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The Refracted MuseLiterature and Optics in Early Modern Spain$
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Enrique Garciá Santo-Tomás

Print publication date: 2017

Print ISBN-13: 9780226376462

Published to Chicago Scholarship Online: January 2018

DOI: 10.7208/chicago/9780226465876.001.0001

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PRINTED FROM CHICAGO SCHOLARSHIP ONLINE (www.chicago.universitypressscholarship.com). (c) Copyright University of Chicago Press, 2022. All Rights Reserved. An individual user may print out a PDF of a single chapter of a monograph in CHSO for personal use.date: 05 July 2022

Interventions

Interventions

Chapter:
(p.181) 7 Interventions
Source:
The Refracted Muse
Author(s):

Enrique García Santo-Tomás

, Vincent Barletta
Publisher:
University of Chicago Press
DOI:10.7208/chicago/9780226465876.003.0008

“Interventions” reflects on the impact of the spyglass and the telescope in two political satires. The section “The political intervention I: The transatlantic prism” deals with the sophisticated view of the spyglass in the vignette “Los holandeses en Chile (The Dutchmen in Chile),” included in the satire La hora de todos (The hour of all, 1650) by Francisco de Quevedo (1580–1645)—a writer who may have met Galileo in Rome in 1616, and who portrays himself as a lynx in his treatise to Philip IV El lince de Italia u zahorí español (The lynx of Italy or the Spanish diviner, 1628). The second section, “The political intervention II: The transalpine prism,” studies an emblem, empresa 7 from Diego de Saavedra Fajardo’s Empresas políticas (Political advice, 1640). With the motto auget et minuit (waxes and wanes) and a telescope as the pictura, or image, the Spanish moralist offers a fascinating meditation on the limits and abuses of absolutist power.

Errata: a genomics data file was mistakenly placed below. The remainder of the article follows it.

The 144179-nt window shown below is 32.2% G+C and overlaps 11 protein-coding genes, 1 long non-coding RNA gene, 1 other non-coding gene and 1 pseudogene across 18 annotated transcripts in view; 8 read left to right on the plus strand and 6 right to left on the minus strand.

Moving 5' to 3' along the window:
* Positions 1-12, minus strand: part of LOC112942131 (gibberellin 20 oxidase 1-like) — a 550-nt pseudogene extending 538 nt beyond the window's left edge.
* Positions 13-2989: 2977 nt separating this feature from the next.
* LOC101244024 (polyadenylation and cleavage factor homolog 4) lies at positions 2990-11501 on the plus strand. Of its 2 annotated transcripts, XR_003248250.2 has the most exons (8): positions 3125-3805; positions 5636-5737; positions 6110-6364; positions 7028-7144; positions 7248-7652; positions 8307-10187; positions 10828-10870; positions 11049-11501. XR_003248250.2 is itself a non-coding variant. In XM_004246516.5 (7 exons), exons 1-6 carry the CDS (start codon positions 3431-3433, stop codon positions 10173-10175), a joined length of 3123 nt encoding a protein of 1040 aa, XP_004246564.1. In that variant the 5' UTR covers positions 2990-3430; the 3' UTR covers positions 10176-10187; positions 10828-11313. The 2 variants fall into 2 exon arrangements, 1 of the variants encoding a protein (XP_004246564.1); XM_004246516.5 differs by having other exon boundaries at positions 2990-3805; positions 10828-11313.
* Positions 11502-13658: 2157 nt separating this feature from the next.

Keywords:   spyglass, politics, vision, Francisco de Quevedo, Diego de Saavedra Fajardo, emblem

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